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Hundreds Attend Funeral For WWII Veteran With No Close Family

An old soldier has been honored by hundreds of mourners at his funeral after fears his passing would be forgotten.

World War II vet Harold Jellicoe "Coe" Percival passed away peacefully in his sleep last month at the age of 99. According to his obituary, Harold had "no close family who can attend his funeral."

Enter the Internets, and a call went out on Twitter, Facebook, and Reddit.

"If you're in the area, give him the sendoff he deserves," wrote Sgt. Rick Clement, an Afghanistan War vet who was wounded in the line of duty. "This guy needs and deserves your help."

Sgt. Clement's plea was heeded, and hundreds ignored the rain to attend Harold's funeral at the Lytham Park Crematorium. Hundreds more unable to get inside the packed crematorium stood in the rain to honor him, mourners young and old.

People said they were honored to attend.

Image from: Twitter

Some even left crosses and flowers for a man they never knew.

The Guardian reports:

"As Percival was laid to rest on Armistice Day, mourners in Lytham joined millions across the country in two minutes silence before the service began. About 4,000 people stopped in Trafalgar Square in London for a service organised by the Royal British Legion.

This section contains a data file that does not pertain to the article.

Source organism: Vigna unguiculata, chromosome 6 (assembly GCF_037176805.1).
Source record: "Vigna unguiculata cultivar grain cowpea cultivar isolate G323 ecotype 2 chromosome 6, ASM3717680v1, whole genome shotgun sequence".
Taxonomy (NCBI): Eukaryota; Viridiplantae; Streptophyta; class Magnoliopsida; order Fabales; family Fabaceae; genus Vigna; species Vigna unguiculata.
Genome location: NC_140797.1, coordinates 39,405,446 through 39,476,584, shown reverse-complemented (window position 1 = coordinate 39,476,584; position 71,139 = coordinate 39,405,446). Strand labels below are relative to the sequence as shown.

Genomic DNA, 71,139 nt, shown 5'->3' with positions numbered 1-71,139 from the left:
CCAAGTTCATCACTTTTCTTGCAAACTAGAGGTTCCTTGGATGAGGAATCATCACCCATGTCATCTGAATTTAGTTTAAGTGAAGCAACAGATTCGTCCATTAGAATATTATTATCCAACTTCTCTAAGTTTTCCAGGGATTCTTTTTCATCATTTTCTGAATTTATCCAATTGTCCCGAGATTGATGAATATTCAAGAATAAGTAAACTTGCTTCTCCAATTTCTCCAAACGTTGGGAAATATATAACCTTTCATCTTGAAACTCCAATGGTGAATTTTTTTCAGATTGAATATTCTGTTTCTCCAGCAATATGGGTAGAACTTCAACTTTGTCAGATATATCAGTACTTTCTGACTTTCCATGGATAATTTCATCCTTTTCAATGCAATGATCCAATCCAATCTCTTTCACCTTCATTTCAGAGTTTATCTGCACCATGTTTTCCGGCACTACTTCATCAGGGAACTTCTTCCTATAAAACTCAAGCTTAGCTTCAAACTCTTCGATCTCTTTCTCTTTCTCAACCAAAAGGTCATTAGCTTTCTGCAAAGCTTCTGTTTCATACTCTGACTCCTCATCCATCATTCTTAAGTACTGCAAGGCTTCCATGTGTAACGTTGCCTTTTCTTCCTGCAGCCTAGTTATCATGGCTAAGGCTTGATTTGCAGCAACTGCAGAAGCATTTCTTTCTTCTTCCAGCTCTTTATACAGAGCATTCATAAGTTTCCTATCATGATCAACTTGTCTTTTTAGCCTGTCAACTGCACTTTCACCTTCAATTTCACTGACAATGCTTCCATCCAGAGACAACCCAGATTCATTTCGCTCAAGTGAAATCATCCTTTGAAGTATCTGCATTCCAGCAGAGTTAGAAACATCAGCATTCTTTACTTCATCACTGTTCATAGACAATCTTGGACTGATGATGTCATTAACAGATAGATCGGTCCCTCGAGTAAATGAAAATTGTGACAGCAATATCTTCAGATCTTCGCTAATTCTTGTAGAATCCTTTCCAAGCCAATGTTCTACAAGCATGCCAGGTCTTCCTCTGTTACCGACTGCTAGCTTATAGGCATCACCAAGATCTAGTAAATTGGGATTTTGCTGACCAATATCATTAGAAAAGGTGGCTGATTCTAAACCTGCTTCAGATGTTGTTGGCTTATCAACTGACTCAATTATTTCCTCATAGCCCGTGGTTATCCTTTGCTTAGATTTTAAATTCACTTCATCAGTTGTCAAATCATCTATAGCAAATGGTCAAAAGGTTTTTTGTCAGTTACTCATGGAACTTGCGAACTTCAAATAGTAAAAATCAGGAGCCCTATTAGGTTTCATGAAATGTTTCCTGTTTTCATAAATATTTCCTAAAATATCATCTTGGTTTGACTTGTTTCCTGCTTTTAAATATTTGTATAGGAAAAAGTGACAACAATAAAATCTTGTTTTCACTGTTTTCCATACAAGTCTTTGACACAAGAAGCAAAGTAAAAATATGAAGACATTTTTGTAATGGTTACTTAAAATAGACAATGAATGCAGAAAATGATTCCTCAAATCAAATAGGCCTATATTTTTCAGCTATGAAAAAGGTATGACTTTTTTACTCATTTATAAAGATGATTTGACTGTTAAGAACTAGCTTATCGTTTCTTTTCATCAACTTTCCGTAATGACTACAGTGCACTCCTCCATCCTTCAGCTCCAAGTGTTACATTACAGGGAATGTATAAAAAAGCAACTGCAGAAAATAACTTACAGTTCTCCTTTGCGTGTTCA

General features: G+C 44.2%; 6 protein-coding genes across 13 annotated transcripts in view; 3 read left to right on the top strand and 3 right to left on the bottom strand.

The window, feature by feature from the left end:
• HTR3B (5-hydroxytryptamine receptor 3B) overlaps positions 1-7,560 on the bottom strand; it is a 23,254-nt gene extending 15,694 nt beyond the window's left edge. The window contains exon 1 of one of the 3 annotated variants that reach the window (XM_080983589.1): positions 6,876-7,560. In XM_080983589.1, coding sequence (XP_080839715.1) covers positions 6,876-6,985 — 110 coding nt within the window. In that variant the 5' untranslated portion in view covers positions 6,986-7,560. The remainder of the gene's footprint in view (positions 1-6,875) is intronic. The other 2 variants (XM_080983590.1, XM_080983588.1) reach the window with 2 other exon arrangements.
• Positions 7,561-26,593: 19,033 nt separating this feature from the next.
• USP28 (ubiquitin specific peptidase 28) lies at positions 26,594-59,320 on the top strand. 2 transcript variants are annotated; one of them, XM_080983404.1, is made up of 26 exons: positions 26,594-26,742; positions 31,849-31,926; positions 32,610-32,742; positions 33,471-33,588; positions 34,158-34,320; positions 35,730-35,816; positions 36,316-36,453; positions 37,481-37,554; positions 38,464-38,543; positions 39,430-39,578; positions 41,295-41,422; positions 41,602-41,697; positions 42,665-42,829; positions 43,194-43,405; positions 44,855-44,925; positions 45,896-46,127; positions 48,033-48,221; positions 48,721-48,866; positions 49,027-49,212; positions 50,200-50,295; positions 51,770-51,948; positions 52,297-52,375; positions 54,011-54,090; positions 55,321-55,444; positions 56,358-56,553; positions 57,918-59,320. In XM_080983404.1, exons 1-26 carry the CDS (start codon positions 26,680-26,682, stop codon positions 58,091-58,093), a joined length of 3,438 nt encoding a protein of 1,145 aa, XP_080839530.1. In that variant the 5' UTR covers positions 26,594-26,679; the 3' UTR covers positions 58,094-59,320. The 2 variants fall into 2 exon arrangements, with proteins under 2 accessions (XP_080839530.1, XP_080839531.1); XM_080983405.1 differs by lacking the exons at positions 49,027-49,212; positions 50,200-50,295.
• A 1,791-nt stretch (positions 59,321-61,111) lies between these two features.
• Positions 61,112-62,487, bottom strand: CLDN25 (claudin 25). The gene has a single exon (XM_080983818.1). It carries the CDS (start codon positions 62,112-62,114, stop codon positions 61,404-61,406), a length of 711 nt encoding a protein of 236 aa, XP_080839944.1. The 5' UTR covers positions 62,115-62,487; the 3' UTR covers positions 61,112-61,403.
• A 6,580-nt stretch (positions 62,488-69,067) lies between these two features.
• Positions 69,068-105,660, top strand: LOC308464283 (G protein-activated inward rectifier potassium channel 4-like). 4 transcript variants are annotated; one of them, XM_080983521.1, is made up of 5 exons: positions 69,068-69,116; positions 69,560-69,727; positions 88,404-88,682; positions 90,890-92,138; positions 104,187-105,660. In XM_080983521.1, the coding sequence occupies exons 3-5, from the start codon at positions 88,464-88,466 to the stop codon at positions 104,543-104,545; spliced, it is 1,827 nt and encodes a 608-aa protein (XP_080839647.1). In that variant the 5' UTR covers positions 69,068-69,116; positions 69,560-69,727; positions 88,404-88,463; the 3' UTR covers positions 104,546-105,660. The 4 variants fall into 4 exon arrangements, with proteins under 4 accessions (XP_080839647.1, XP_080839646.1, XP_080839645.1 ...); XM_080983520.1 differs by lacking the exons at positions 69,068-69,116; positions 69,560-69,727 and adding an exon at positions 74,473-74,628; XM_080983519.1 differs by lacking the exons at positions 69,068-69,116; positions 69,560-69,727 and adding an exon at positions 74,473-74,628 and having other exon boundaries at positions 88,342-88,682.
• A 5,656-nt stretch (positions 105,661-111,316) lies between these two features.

Initially, no family members were expected to attend Percival's funeral. He never married or had children. He was, said the vicar, "a very private person – something of a nomad, carrying his possessions in a rucksack". But after the appeal hit the headlines, a handful of relatives made the tript.

Percival's nephew, Andrew Colyer-Worsell, said the family was overwhelmed by the turnout. "It was very emotional," he said. "It just shows how great the British public are."

He said his uncle might not have relished the attention during his life.

"He would be hiding around the corner right now," said Colyer-Worsell, stressing that Percival was not the sort of person to dwell on his past in the war. "He was an old soldier, not a hero: just a veteran who did his duty."

Even Sgt. Clement was there, too, in his wheelchair.

My hopes for humanity are again restored.

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